And here’s what happened: it went fine, the nurses were amazing, the doctors did a stellar job, and I lived to tell the tale, which is the one you are now reading. I am healthy, go figure.
Were there any little glitches or moments were I worried things might go wrong? Well, a few very minor things but nothing on the order of my experience last January. Quite the contrary. It went pretty much exactly as they described, I was in and out the same day, and as I sit here, almost certainly cured of that annoying condition, I feel just freaking fine and I have been reunited with my shoes and my bourbon as if nothing ever happened. Wisconsin won the Holiday Bowl in a squeaker, if you were dying to know. I watched it the night of my procedure at home while eating Chinese food before I passed out from exhaustion in my own bed with 5 minutes to go before the end of the game. Dr. Ed Gerstenfeld at UCSF did the procedure and I guess he can add me to his long list of people on whom he operated without a glitch. I sincerely appreciate his help and am thrilled to contribute to his excellent track record.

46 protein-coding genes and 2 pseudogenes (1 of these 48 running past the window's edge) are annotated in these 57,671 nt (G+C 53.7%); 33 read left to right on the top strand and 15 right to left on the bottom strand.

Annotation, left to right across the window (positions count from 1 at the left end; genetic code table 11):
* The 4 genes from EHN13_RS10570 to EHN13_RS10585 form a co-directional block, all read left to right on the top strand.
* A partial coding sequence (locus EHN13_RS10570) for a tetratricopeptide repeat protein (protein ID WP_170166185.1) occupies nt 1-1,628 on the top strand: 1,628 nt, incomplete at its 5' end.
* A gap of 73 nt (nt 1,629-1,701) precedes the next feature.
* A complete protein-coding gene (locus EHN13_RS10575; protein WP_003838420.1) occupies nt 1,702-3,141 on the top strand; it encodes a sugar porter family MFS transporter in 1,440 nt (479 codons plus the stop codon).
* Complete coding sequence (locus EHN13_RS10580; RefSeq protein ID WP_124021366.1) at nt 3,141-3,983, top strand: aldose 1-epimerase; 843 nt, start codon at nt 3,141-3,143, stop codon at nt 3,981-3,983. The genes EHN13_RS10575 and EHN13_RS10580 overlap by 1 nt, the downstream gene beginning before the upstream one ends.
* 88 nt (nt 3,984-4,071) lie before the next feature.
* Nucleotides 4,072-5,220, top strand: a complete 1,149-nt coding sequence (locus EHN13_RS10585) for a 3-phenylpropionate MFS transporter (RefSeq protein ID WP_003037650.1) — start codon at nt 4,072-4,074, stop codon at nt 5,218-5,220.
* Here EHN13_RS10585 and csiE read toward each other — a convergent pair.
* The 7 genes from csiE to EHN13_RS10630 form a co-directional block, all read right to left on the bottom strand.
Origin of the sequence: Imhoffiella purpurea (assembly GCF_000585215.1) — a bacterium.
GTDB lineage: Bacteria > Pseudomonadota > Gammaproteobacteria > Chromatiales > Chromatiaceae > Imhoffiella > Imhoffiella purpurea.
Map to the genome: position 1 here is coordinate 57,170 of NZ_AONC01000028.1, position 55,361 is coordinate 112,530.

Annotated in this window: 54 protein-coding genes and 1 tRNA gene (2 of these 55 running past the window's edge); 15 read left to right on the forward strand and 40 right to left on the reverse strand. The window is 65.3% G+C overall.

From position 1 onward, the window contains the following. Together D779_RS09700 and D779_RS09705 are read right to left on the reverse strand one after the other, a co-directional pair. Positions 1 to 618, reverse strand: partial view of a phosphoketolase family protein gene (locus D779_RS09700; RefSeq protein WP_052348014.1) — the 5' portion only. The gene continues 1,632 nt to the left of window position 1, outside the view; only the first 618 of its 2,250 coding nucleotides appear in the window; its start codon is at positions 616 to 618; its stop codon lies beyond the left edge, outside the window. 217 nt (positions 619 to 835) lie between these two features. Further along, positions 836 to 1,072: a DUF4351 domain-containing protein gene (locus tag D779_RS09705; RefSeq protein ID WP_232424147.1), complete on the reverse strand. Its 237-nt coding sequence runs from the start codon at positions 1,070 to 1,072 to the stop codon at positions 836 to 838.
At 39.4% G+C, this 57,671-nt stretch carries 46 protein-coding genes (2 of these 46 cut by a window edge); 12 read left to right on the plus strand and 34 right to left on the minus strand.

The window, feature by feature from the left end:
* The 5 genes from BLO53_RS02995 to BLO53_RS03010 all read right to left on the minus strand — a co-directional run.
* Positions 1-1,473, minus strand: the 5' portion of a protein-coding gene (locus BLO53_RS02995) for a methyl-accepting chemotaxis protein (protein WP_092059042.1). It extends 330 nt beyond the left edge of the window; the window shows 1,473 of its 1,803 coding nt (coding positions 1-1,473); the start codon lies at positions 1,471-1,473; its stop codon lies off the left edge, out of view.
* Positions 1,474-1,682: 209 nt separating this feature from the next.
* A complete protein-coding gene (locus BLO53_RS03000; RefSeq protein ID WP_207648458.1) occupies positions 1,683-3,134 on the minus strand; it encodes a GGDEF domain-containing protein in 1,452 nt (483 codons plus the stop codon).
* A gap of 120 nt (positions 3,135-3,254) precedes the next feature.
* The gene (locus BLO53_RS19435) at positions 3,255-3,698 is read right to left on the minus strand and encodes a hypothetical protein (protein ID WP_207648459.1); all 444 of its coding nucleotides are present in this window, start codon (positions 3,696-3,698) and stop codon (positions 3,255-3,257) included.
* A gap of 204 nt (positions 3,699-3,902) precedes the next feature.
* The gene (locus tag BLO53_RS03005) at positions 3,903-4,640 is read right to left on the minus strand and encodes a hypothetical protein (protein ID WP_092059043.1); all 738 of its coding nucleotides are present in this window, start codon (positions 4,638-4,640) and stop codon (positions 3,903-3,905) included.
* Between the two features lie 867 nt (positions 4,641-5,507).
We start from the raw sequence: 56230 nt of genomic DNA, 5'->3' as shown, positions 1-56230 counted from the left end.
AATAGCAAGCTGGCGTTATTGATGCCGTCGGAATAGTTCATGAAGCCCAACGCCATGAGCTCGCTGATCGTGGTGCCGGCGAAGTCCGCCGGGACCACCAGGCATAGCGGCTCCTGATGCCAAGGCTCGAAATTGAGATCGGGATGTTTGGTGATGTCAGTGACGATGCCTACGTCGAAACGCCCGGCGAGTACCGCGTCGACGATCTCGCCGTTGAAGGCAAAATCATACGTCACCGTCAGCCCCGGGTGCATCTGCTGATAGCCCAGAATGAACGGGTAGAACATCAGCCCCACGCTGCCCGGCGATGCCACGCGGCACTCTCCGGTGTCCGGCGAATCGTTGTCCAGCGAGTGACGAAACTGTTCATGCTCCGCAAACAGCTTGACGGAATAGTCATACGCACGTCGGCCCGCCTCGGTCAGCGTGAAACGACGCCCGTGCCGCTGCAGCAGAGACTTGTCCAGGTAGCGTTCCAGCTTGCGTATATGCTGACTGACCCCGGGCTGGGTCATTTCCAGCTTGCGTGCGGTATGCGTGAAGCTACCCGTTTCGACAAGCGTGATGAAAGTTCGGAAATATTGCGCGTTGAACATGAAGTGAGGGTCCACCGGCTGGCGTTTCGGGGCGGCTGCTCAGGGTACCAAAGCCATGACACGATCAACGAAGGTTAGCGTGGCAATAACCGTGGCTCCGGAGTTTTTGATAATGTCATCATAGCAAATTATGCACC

In case you are wondering, the procedure was a catheter-based electrophysiology intervention where extra pathways in the heart are ablated (aka fried like the aforementioned corn dog) so the heart’s electrical impulses go where they are supposed to go and not where they were erroneously sent without warning by evil gnomes).